Reading the Fine Print
I must confess that I have not yet read the pope’s encyclical on the environment, in part because of its substantive length, and partly because it is, well, new. I was lucky enough to have had a graduate course in historiography or the discipline of assessing sources. A side effect of this course is my intimate knowledge of everything ever written about the foreign policy of the Grant Administration. Now that comes in handy every now and then. Many years ago I had lunch with General William Westmoreland, the controversial commander of the U.S. military effort in Viet Nam in the 1960’s. As I recall, he was suing a major TV network for libel, I think, and I suspected he didn’t want to talk about that. So I mentioned that I was giving a presentation that night to my seminar on President Grant. The general leaned across the table and said, “Did he really drink as much as they say he did?” Expert that I now am in this field, I was able to say with confidence, “Only when he was bored and when his wife wasn’t around.” (Come to think of it, that’s true of a lot of guys.)
But seriously, I am eternally grateful to one Edmund Kallina, Ph.D., of the faculty of the University of Central Florida. I needed two graduate history courses at midlife to qualify as an adjunct instructor in history in our state university system, and the chairman of the department, noting my advanced age at that time of 42, said to me in effect, “The heck with prerequisites; let’s see if you can survive Kallina.” It was close. I never worked as hard, and I was terrified every minute I sat at the seminar table. I discovered during the course that several of my classmates were practicing attorneys honing their research skills. But that single course saved me days and weeks and months of reading inferior materials and showed me how to assess texts and make use of the leads they provided in getting to the bottom of my pursuits. I should add parenthetically that Dr. Kallina would become the chairman of the department, in my view a much deserved position.
I tend to approach documents and books with a degree of caution. Books cost money, but more importantly, they consume time and energy, which is why critiquing is such an important skill for a professional, and that includes catechists. An accurate and competent text can change a lifetime of outlook on a specific subject, can tease out interests and even passions we didn’t know we had, and make us better ambassadors for the causes we carry.
I learned in my studies under Dr. Kallina that time itself is a factor in assessing sources. For almost a century after President Grant left office in 1877 historians of the day tended to generalize his administration as one corrupt cesspool; I found one young history professor’s very harsh generalizations about Grant written around 1900. Ironically its author, one Woodrow Wilson, would eventually lead another war, the one “to end all wars.” Grant’s foreign policy, it is now generally accepted, had highly successful moments, notably in settling a very explosive problem regarding Britain and war reparations. (Great Britain had materially sympathized with the Confederacy during the Civil War, and some American politicians were calling for a seizure of Canada.)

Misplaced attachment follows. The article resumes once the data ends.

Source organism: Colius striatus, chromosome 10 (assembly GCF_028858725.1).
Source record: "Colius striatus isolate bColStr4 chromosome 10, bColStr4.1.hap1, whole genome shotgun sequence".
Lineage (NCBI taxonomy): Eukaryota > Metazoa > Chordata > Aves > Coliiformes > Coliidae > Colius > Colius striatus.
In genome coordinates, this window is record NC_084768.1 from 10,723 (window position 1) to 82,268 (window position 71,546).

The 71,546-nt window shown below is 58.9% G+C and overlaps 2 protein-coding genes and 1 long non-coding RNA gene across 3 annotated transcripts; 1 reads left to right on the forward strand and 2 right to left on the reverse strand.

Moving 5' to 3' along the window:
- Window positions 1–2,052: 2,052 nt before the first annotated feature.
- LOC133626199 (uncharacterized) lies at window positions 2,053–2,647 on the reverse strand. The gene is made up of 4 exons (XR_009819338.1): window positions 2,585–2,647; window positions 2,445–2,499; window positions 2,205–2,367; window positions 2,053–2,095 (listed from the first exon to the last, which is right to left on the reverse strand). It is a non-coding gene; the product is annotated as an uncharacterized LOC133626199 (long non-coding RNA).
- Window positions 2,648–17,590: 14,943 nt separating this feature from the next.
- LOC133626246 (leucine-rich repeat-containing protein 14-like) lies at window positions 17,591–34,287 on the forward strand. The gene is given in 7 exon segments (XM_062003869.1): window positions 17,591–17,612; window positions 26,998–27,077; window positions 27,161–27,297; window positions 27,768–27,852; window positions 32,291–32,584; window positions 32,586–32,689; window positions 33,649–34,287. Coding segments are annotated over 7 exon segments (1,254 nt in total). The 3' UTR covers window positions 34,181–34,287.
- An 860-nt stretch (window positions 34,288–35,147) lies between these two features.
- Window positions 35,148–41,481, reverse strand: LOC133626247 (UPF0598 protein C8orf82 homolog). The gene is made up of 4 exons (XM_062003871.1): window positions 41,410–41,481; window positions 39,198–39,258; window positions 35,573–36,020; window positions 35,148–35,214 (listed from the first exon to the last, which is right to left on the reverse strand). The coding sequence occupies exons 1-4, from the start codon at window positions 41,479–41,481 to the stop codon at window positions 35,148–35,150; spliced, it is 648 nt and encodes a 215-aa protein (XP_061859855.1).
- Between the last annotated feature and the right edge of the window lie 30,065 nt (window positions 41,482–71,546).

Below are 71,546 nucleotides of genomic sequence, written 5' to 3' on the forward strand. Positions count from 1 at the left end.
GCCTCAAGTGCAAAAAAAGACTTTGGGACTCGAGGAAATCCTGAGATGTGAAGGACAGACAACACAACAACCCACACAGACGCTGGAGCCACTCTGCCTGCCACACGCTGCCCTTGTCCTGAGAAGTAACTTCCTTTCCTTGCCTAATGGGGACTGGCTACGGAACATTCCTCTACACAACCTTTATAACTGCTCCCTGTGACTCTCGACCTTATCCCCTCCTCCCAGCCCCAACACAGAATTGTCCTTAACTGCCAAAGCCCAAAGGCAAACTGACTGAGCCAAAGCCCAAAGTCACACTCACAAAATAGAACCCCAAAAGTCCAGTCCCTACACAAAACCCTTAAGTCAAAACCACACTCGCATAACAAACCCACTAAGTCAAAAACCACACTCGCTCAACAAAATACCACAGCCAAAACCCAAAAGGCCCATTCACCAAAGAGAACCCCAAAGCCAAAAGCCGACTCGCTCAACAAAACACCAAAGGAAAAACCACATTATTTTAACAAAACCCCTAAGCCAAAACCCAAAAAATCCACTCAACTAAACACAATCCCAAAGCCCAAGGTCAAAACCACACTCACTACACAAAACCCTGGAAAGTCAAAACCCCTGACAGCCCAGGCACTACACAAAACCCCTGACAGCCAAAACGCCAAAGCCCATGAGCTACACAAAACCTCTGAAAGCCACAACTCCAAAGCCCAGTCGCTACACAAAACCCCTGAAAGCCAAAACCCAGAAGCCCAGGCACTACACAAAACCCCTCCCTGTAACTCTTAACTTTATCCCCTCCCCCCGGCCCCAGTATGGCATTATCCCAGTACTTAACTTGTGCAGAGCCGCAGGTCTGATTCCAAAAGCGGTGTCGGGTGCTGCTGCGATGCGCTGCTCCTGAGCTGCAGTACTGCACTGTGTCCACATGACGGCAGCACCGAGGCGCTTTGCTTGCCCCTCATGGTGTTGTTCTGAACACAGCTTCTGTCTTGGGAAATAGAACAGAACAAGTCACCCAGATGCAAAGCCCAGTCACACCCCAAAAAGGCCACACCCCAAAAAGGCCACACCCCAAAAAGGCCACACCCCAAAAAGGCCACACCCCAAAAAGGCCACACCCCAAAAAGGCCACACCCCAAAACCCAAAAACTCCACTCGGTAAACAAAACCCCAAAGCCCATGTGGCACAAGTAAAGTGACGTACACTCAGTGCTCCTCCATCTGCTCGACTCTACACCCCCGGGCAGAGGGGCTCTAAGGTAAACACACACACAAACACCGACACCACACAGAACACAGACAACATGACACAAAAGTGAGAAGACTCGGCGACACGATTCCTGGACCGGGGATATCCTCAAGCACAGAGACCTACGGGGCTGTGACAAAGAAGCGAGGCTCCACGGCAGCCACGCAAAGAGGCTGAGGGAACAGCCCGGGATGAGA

There is a little known theological principle today (at least rarely acknowledged) called “reception,” or reception of the faithful. Given that all Christians receive the gift of the Holy Spirit, the Church has understood (to varying degrees at various times) that any formal instruction or teaching by the Church must be “received” by the faithful. The most famous act of reception in our history is the formation of the New Testament itself; by 200 A.D. the canon or official library of what we call the New Testament was formalized based upon the faith and liturgical practice of two centuries of Christian experience. Reception is a prolonged process; some Christian communities did not received St. John’s Gospel till around 400 A.D. Official Church communications today tend to avoid the term, probably because of its implications for the present day papal authority on such matters as artificial birth control, where “reception” of the Church teaching is at best debatable.
Pope Francis’ Laudato Si has certainly created a stir. Some public figures have either criticized the Pope’s reasoning or denied his right to discuss matters in the secular sphere. Others have welcomed the encyclical with a mood of great joy and have rushed to speculate on its implementation without due diligence. My fear, in both cases, is that we are not doing what faith and science equip us to do, that is, study the document. That includes following the text’s internal logic, examining carefully its Biblical roots and place in the Church’s teaching tradition, looking carefully at its footnotes and sourcing, and making a fair assessment of scientific and economic reasonings brought to bear. Popes have every right to address “secular” matters, but their use of non-theological data is fair game for what universities call “peer review.”
Here is where history is a great teacher. In 1965 the Church received the greatest influx of new pastoral teaching in our lifetimes, certainly, the documents of Vatican II. And yet it cannot be denied that the haste to implement specific measures—often without a full understanding of documentary concepts—led to a state of affairs that bred, among other things, polarity between a variety of interpretations. So adopt a healthy distrust of instant analysis. Give the pope and his teaching the ultimate honor of time, so that there will be nothing superficial or dishonest about your “reception.”
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